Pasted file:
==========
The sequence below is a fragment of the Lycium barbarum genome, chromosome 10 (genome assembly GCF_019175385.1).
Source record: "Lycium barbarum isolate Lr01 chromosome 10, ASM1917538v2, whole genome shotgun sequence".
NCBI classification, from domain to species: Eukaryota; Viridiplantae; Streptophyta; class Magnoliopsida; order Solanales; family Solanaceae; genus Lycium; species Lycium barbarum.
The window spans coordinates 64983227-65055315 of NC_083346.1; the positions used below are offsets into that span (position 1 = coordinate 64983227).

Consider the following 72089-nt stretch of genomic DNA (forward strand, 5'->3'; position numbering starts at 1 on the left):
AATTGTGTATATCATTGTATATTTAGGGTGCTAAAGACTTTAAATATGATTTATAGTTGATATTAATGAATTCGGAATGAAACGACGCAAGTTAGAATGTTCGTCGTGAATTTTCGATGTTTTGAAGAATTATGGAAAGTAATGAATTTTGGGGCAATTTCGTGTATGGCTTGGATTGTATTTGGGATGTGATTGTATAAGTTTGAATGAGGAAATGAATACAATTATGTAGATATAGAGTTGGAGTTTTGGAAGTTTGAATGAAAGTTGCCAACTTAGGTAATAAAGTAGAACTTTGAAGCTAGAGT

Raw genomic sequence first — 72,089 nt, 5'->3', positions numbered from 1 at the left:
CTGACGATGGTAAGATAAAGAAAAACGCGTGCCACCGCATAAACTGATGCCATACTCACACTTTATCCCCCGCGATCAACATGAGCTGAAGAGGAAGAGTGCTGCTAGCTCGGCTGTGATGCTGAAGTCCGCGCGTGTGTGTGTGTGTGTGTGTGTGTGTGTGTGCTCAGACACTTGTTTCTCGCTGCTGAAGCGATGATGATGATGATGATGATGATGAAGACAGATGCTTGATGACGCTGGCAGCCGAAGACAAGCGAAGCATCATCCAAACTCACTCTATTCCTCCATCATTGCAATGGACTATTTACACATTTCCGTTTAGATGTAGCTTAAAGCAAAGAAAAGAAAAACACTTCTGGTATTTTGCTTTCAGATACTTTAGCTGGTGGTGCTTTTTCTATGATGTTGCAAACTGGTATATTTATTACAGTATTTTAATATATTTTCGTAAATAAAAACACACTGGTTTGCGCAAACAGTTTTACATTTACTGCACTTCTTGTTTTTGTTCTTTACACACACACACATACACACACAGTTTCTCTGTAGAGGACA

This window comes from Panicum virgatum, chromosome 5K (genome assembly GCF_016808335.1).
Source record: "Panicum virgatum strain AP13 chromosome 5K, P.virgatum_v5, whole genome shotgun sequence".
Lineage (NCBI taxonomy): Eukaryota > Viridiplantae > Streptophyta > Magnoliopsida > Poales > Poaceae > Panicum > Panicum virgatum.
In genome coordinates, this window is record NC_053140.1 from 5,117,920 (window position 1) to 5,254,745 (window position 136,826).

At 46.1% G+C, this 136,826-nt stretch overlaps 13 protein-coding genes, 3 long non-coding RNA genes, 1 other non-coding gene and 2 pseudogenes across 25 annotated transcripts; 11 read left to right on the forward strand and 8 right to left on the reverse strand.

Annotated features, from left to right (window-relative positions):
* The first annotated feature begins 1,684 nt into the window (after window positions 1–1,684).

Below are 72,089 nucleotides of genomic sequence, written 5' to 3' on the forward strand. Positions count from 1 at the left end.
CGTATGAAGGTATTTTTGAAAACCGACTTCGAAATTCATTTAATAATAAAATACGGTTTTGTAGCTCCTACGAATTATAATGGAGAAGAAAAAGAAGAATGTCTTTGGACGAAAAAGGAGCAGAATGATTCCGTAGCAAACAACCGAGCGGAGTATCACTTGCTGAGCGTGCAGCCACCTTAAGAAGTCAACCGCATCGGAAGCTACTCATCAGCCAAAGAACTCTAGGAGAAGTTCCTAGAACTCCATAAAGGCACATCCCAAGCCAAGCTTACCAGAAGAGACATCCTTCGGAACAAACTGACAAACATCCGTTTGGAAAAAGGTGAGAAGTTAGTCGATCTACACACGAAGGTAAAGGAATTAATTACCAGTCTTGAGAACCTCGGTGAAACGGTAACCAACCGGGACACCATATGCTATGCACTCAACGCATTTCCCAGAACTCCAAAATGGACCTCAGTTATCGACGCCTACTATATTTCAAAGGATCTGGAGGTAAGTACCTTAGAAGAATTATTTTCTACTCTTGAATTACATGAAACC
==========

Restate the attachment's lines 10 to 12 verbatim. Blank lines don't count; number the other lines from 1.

Source record: "Panicum virgatum strain AP13 chromosome 5K, P.virgatum_v5, whole genome shotgun sequence".
Lineage (NCBI taxonomy): Eukaryota > Viridiplantae > Streptophyta > Magnoliopsida > Poales > Poaceae > Panicum > Panicum virgatum.
In genome coordinates, this window is record NC_053140.1 from 5,117,920 (window position 1) to 5,254,745 (window position 136,826).